All of my posts up to this point have been to give information. This time, I am interested in feedback.
In a recent post about counselors and counseling I discussed the manipulator’s ability to out-counsel even an experienced counselor. I believe that many pastors do not receive enough training in counseling in general and even less for counseling manipulators and abusers. Lack of experience, knowledge and time are major deterrents to a pastor’s ability to effectively counsel complicated situations where abuse, manipulation and control exist.
When I returned to the state and my church, which was without a pastor at that time, the deacons were running the show. I had been receiving counsel from several sources up to that point and there was a couple at my church that helped me a great deal. Once I returned however, the deacons wanted to step in and this couple to step out. Much of this was related to the fact that my husband had initiated contact with the deacons and had insisted this couple was detrimental to the situation.
The deacons began to get involved once I informed them of my intent to both return to the state and begin regularly attending my church again. It was at this time I also informed them that I was pursing divorce. I had been gone for 4 months and had not heard a thing, not one thing from them, until then. Now, all of a sudden, my situation mattered. They wanted me to hold off pursuing divorce. They wanted to be sure I had exhausted every avenue. They wanted me to reconcile.
Not long after that, my former husband also began contacting the deacons. He said he wanted to reconcile. He was willing to forgive and forget. He was willing to forgive the friends that helped me get out of my situation. He wanted to make everything better. I had predicted this. I told the deacons it was what was going to happen. I told them to be careful not to be fooled. (This was something they had to learn on their own)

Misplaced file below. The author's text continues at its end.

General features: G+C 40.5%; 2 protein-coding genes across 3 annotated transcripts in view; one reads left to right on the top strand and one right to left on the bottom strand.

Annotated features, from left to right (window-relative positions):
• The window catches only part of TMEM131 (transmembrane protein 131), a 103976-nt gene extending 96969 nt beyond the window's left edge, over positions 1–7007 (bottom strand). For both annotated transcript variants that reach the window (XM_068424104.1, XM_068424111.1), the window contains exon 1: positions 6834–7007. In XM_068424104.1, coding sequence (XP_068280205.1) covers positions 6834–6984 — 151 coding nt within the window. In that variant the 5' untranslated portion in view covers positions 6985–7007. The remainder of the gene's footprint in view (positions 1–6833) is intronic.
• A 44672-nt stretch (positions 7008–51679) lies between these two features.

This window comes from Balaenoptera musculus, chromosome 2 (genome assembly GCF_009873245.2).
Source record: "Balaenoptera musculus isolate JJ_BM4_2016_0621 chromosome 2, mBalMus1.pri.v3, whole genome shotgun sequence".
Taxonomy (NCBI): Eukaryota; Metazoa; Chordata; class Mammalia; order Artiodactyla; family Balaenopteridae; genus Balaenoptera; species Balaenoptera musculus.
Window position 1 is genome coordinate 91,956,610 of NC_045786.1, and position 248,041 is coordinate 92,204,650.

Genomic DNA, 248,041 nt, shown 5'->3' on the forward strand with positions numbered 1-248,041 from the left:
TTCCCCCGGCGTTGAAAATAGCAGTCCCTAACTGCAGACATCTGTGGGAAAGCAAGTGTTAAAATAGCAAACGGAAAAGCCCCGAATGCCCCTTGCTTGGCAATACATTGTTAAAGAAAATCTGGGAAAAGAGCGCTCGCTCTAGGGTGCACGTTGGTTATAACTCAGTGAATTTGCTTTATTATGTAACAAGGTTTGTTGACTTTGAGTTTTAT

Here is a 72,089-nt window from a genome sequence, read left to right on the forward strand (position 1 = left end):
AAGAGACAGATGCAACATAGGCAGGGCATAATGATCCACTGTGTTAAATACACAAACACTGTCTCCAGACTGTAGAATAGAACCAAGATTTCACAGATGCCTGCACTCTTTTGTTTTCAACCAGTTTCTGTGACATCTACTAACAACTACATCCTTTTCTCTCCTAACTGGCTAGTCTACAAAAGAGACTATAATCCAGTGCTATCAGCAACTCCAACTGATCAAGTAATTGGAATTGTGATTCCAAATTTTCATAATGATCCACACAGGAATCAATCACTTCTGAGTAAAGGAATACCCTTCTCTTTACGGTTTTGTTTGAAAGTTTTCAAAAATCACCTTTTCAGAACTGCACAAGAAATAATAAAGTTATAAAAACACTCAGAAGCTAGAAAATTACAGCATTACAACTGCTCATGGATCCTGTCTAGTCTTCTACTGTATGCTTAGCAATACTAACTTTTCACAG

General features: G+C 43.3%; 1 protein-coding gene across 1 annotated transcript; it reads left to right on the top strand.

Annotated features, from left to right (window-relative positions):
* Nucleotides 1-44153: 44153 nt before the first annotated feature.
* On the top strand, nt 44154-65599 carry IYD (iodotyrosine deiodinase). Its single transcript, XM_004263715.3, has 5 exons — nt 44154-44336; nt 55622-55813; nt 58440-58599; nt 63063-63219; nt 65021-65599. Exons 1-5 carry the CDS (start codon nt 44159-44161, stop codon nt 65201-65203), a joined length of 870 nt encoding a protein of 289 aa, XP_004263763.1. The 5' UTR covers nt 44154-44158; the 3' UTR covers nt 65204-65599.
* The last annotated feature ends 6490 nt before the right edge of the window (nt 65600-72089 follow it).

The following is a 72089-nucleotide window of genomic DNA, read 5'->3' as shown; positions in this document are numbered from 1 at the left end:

To be fair I will say they were cautiously optimistic. They wanted to pursue it and give it every opportunity to happen. The problem was that they were more than just 4 months too late. They were 15 years too late. I had tried. I had begged for counseling. I had worked harder and worked to change myself. I had gone to people for help to no avail.
At some point, I would like to go into more detail on their plan as it was both unreasonable and naive at best and did nothing to protect me. I believe it is a good example of how much misunderstanding there really is surrounding these situations.
Not many people knew what had happened. I wasn’t talking and the situation was kept very hush-hush. The official statement read to the church had been very tightly controlled. I was very general in the statement and made no specific allegations, but in fear of retribution, the statement was pared away to an ineffective unenlightening statement of our absence. The pastor resigned his position shortly after this.
The deacons were temporarily in charge and once my return became imminent, my situation became a focal point. They believed they could handle the counseling. They also believed that as long as you have the Bible, you have all the information you need in order to counsel. I am not so sure it is as simple as that.
Scripture is open to interpretation. Over the years many portions of scripture have been debated. Good men have given their lives for the interpretation that they defended. While there are tenets that are essential to the faith, there are certainly less central portions of scripture that not only have a myriad of interpretations, but are not completely clear.
In their interpretation of scripture, my “open conflict with a brother in Christ” (my then husband) was key in their decision to pursue church discipline against me and the other couple in my church who had helped me. Their interpretation of scripture required this of them. They were holding to their convictions. My interpretation was that in my husband’s perpetual mistreatment of me, amongst other issues, he had broken the covenant of marriage, therefore forfeiting that relationship. While it is not Christ’s intent or even desire for this to happen, in certain cases he allows for its dissolution.
This is where I leave the topic open for your thoughts on the matter. Is Scripture all you need for handling situations such as these? Can other modalities be used and trusted? Must one only have an intimate knowledge of Scripture in order to effectively deal with this without any further training?
I have my thoughts but what say you?